D’Souza goes even further with the principle that the traditions of the world’s “traditional peoples” are fundamentally the same, and therefore the people who retain these traditions should be in active alliance against an aggressive and implacable modernity. When “tradition” is spoken of in this way, one will sometimes find that the speaker does not use the term in the conventional sense of “cultural inheritance.” Rather, the speaker means “Tradition” in the sense of René Guénon. That French mystic held that each of the world’s great religions was linked primordially to the Transcendent, that each was equivalent in dignity, and that each was radically at odds with a demonic but transitory modern world. There is no reason to suppose that D’Souza is a thoroughgoing Guenonian. Still, we should note that, in this book, the chief authority on Islam and its relationship to the West is the noted Iranian cultural historian, Seyyed Hossein Nasr, who also happens to be the most eminent contemporary Islamic proponent of Guenonian Tradition.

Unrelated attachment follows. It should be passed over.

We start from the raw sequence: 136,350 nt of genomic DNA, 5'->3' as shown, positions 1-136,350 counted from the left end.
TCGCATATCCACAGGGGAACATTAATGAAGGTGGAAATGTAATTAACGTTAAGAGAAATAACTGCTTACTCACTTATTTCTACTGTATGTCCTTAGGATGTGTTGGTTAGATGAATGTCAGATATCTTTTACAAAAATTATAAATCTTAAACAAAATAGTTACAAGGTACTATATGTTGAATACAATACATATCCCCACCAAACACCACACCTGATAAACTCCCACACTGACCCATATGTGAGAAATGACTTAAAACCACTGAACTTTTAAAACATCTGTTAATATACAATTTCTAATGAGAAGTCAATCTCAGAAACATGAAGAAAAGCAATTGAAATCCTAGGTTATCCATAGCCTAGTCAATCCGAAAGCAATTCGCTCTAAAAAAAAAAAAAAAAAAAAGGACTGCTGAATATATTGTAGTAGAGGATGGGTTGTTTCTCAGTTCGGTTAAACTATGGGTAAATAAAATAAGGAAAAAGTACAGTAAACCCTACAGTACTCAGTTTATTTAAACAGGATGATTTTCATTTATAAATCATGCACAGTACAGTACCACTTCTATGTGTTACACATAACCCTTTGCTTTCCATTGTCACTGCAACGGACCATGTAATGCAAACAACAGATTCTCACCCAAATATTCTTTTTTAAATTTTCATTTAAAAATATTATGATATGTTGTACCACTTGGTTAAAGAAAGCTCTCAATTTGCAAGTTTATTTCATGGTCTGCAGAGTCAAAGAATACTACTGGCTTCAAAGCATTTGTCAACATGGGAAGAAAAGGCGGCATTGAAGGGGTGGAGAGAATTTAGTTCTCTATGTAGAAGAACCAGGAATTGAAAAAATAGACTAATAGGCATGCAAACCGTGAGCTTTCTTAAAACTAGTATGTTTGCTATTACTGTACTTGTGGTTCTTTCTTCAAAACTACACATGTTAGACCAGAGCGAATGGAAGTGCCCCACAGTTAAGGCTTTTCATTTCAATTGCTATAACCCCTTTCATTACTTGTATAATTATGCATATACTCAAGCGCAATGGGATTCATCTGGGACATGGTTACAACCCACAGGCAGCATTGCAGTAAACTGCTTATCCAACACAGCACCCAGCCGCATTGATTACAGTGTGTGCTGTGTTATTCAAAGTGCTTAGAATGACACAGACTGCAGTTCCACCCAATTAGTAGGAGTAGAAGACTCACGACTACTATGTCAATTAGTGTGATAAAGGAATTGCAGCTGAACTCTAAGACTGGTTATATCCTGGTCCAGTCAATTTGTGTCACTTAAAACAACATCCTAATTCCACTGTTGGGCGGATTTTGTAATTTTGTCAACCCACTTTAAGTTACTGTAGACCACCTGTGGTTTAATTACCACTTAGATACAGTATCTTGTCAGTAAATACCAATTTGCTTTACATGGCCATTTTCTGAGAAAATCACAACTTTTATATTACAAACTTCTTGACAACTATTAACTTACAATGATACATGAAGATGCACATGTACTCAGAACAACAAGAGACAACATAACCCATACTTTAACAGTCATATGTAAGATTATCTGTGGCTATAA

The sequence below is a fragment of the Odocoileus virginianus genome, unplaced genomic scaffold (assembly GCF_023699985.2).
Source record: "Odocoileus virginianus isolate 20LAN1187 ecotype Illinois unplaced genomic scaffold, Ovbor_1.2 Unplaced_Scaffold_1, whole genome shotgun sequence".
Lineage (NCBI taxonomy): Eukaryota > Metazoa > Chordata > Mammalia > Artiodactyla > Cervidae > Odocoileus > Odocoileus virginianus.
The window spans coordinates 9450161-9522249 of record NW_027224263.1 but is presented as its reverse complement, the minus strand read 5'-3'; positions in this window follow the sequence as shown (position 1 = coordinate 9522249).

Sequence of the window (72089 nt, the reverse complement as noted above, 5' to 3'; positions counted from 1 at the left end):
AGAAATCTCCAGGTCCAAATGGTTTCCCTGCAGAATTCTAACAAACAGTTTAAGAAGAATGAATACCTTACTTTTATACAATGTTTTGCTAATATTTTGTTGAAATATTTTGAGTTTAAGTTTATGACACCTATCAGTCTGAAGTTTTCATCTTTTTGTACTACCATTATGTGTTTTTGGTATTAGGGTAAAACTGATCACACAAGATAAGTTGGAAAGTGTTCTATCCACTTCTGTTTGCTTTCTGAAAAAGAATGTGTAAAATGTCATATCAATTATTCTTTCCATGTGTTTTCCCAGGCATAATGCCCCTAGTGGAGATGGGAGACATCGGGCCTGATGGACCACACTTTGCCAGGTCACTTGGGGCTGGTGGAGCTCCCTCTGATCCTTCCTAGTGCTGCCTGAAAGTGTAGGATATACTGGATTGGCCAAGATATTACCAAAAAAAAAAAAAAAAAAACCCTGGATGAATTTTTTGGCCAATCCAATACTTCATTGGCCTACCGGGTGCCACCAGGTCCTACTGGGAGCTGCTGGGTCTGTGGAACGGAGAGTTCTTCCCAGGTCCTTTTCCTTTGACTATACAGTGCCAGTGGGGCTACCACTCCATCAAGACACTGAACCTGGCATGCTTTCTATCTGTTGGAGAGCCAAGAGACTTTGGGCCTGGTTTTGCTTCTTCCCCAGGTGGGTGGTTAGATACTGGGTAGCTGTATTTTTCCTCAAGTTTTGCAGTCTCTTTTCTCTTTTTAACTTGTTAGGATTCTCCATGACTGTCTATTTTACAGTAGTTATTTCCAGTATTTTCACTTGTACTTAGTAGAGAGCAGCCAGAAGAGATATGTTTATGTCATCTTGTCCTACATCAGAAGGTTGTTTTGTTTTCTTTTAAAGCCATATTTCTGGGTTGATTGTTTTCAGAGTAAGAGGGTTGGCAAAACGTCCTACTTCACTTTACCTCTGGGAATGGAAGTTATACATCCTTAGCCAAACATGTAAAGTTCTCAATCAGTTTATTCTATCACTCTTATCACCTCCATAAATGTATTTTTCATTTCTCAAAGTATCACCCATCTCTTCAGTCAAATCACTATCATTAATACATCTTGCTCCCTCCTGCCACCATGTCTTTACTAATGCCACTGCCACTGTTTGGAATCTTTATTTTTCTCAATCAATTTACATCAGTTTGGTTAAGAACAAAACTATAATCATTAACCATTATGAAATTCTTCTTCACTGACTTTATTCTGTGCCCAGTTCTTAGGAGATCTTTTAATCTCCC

D’Souza frequently finds not just that recent outbursts of Muslim outrage are explicable, but that the Muslim point of view is the correct one. The Danish cartoons of Mohammed, for instance, really were an assault on Islam, and the outrage they occasioned was justified, even if the violence was not. Saudi women, we learn, are not in the least annoyed by the legal prohibition against their driving a car. The author does not quite condemn Benedict XVI for his remarks at Regensburg, but he deplores the remarks themselves. He also gloats a bit over the continuing discomfiture of Salman Rushdi, the provocateur who went into hiding when someone was actually provoked. The Afghans had a right to be aggrieved when the United States imposed its notion of tolerance to prevent the execution of a convert to Christianity. The degree of sensitivity that this book evinces is consistent with the Traditional principle that no primordial tradition may be criticized from outside. Actually, this degree of sensitivity would be consistent with a mild form of sharia.